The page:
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Overdrive February 2019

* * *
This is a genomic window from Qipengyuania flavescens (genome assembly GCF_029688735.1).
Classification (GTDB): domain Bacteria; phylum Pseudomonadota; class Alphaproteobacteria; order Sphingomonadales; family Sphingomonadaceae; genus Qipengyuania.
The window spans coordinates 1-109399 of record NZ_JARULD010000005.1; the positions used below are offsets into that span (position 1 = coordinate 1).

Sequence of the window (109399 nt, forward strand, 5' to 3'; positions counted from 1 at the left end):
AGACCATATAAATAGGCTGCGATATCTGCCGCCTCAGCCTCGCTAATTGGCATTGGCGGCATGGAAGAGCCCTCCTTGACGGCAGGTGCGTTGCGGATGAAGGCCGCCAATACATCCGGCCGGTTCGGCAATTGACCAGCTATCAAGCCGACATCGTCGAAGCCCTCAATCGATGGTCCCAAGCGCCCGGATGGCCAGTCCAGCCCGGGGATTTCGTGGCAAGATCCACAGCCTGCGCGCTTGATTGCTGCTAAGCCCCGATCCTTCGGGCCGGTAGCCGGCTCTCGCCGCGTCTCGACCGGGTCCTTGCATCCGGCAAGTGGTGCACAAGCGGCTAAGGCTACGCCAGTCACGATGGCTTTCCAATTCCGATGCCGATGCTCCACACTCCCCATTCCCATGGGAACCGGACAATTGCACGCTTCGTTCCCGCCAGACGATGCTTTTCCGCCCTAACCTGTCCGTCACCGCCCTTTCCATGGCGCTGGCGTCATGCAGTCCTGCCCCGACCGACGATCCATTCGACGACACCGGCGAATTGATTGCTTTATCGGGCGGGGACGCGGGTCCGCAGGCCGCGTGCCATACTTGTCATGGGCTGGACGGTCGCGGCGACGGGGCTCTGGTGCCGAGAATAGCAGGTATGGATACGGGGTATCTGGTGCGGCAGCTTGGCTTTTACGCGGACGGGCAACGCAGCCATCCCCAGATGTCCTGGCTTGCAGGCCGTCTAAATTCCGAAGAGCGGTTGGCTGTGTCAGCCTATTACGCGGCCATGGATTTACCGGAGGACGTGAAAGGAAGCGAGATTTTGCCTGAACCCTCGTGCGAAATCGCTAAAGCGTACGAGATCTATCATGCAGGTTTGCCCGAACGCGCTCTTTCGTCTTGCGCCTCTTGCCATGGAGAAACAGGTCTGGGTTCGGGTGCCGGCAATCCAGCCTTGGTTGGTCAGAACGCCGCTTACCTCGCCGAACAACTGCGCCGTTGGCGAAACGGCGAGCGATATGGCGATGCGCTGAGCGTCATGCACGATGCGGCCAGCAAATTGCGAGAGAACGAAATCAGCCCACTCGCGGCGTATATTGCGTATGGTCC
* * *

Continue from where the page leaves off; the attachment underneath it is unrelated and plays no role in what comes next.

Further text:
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February 2019 | Overdrive | 43 E Q U I P M E N T T he 2020 Freightliner Cascadia will be the first production model tractor in North America equipped for Level 2 automation. That means the truck, manned by a driver, can accelerate, decelerate and steer independently. Daimler Trucks North America announced updates to its flagship truck at last month's 2019 Consumer Electronics Show in Las Vegas, where it was named "Best Transportation Technology." The new truck delivers a 35 percent improvement in fuel efficiency when compared to 2007's first-generation Cascadia, DTNA said. Thanks to some of Daimler's automation tech- nology, the truck also will be safer. The tractor in part stems from groundwork laid by Daimler in 2015 when it unveiled its semi-autono- mous Level 3 Inspiration concept truck. The 2020 Cascadias will enter series production this summer. ADVANCED TECHNOLOGY. The trac- tor leans heavily on the Detroit Assurance safety system platform, standard on all Cascadia models, and the Detroit powertrain. The truck uses Detroit Assurance 5.0 Adaptive Cruise Control and Active Lane Assist features to enable automated driving at all speed ranges. Systems currently available work only above certain speeds. "Fleets with trucks equipped with forward collision mitigation systems can experience a 60 to 80 percent reduction in rear-end crashes," said Kelly Gedert, product marketing director for Freightliner and Detroit. Active Brake Assist 5.0 merges camera and radar technology. When it detects moving and stationary objects in the truck's path, it fully brakes to avoid or mitigate a collision. Active Lane Assist – the system that enables Level 2 automated driv- ing – consists of Lane Keep Assist and Lane Departure Protection. When Adaptive Cruise Control, which automatically maintains fol- lowing distance, is enabled, Lane Keep Assist supports the driver by using small steering movements to keep the truck centered in its lane. With Lane Departure Protection, if the truck drifts without the turn sig- nal engaged, the system will steer the tractor back into its lane and give the driver audible and visual warnings. An industry first is the optional Side Guard Assist. It detects objects, including pedestrians and cyclists, in the passenger-side blind spot and the full 53-foot trailer length and delivers audible and visual warnings. A new maintenance system uses feedback from the truck to determine optimized maintenance intervals. An optional 12-inch digital driver display offers vehicle diagnostics and can be paired with a 10-inch panel in the B-panel that can house third- party apps. A multimedia interface allows drivers to connect a smart- phone to the display. AERODYNAMICS AND POWERTRAIN. Aerodynamic enhancements contrib- uting to the Cascadia's fuel economy include a standard A-pillar deflector and an optimized roof fairing deflec- tor to improve airflow. New tow hook covers reduce the volume of air entering the front of the truck. The optional Aerodynamic Height Control electronically lowers suspen- sion height automatically by an inch at 55 mph to optimize airflow over and under the truck. Optional chassis skirts and side extenders reduce drag. Cascadia's new Intelligent Powertrain Management 6, an enhanced predictive cruise control, Improved aerodynamics and other features make the truck more fuel-efficient than prior models. Jason Cannon New Cascadia features basic autonomy BY JASON CANNON

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